Now, one of the biggest problems is that the plot is on rails. There is not much in the way of surprise as it moves along from point to point, with a character occasionally showing up to deliver a hint. It is not unlike a video game — you fight your way through a level and are rewarded with a cut sequence where clues to the big story or tips on how to beat the next level are dispensed. It works like this all the way up to the inevitable conclusion, which you probably guessed much earlier on by the telegraphing clues.
That issue points towards a problem in the scripting phase, and this is definitely a case of over-plotting and under-writing. The screenplay is credited to the aforementioned James Ellroy, as well as Kurt Wimmer and Jamie Moss. I'm not sure how much of a hand Ellroy had with this being his first screenwriting credit. The same goes for Moss, with this being his first credit, period. Something tells me that a good portion of the script is the work of Kurt Wimmer, who has worked within this genre before with The Recruit, but he is coming off of what may be his worst work (Ultraviolet). Anyway, far be it for me to even attempt to assess blame, but watching the film I cannot help but conclude that because too much time was spent on plotting the corruption that the thought of characterization was left on the back burner where it ultimately boiled away to nothing.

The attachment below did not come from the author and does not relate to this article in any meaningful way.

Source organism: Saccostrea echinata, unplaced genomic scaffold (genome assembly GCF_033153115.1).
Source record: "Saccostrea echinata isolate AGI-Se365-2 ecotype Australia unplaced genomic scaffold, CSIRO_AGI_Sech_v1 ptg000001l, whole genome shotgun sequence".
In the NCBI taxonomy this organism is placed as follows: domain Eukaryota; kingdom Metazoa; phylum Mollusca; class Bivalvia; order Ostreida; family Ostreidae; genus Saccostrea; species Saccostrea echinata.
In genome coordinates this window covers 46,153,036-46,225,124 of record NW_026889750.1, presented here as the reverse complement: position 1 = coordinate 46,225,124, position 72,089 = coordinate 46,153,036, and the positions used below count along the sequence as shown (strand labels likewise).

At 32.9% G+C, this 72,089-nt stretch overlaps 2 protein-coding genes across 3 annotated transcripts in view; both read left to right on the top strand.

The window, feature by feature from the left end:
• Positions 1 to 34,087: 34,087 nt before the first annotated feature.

The character problem is best shown with this quote: "You don't know who I am or what I want." This is perfect because it is true of the big picture. When the film ended I cannot say that I really learned anything about any of the players. During the film I never felt any reason to care about them, effectively keeping me at arm's length while the testosterone-drenched underworld opera played out.
David Ayer, in his second directorial effort, does a nice of job of translating the gritty story to the screen and doing it with some visual flair. However, I have to wonder what may have happened if he had taken a pass at the script. His first film, the underrated Harsh Times, was directed from his own script, and while it was not quite as testosterone-filled and flashy, it is a better film. Still, he does have a knack for this type of story and it is never dull.
The performances are generally decent. Reeves has taken his stoic presence to the level of art, and for as much flack as he gets, I actually enjoy his presence. Forest Whitaker takes it a little too far over the top with his face-shaking, eyes-bulging, "we're family" schtick, which was unintentionally comic. The supporting players are well cast, with Jay Mohr as a cocky detective with bad facial hair, Chris Evans as a young homicide detective, and Hugh Laurie as the IA agent on the case. Cedric the Entertainer has a small role as a felon who loves his car, offering comic relief and fitting nicely in the investigation. The Game and Common as appear as gangsters, playing their roles well, particularly Common, who has great screen presence.
Bottom line. Riddled with cliches and predictable to the end Street Kings remains riveting throughout. Even as I saw two steps ahead, watching Reeves work his way through the thugs and gangsters, picking up the blatant clues, and enjoying the R-rated goodness turned out to be fine entertainment. Sit back, grab some popcorn, pull the lap belt down, and enjoy the roller coaster ride.